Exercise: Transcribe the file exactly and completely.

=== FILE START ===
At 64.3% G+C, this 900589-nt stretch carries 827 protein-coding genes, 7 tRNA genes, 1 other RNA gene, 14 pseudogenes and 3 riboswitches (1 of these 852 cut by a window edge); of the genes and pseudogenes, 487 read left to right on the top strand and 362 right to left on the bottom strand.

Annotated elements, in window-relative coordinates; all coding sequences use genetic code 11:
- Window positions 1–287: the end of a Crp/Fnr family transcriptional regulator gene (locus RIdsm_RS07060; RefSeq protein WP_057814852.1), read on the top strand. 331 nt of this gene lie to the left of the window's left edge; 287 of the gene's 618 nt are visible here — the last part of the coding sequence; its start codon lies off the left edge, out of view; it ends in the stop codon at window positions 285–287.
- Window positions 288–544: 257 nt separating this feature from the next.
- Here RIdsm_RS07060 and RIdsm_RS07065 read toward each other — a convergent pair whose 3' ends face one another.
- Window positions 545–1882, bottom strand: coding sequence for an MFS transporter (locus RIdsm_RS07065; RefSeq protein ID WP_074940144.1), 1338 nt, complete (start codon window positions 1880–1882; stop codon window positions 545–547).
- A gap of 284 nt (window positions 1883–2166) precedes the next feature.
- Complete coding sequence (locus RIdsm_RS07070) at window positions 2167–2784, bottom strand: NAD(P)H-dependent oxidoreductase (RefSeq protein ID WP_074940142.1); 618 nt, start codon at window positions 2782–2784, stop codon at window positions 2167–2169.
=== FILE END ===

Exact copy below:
At 64.3% G+C, this 900589-nt stretch carries 827 protein-coding genes, 7 tRNA genes, 1 other RNA gene, 14 pseudogenes and 3 riboswitches (1 of these 852 cut by a window edge); of the genes and pseudogenes, 487 read left to right on the top strand and 362 right to left on the bottom strand.

Annotated elements, in window-relative coordinates; all coding sequences use genetic code 11:
- Window positions 1–287: the end of a Crp/Fnr family transcriptional regulator gene (locus RIdsm_RS07060; RefSeq protein WP_057814852.1), read on the top strand. 331 nt of this gene lie to the left of the window's left edge; 287 of the gene's 618 nt are visible here — the last part of the coding sequence; its start codon lies off the left edge, out of view; it ends in the stop codon at window positions 285–287.
- Window positions 288–544: 257 nt separating this feature from the next.
- Here RIdsm_RS07060 and RIdsm_RS07065 read toward each other — a convergent pair whose 3' ends face one another.
- Window positions 545–1882, bottom strand: coding sequence for an MFS transporter (locus RIdsm_RS07065; RefSeq protein ID WP_074940144.1), 1338 nt, complete (start codon window positions 1880–1882; stop codon window positions 545–547).
- A gap of 284 nt (window positions 1883–2166) precedes the next feature.
- Complete coding sequence (locus RIdsm_RS07070) at window positions 2167–2784, bottom strand: NAD(P)H-dependent oxidoreductase (RefSeq protein ID WP_074940142.1); 618 nt, start codon at window positions 2782–2784, stop codon at window positions 2167–2169.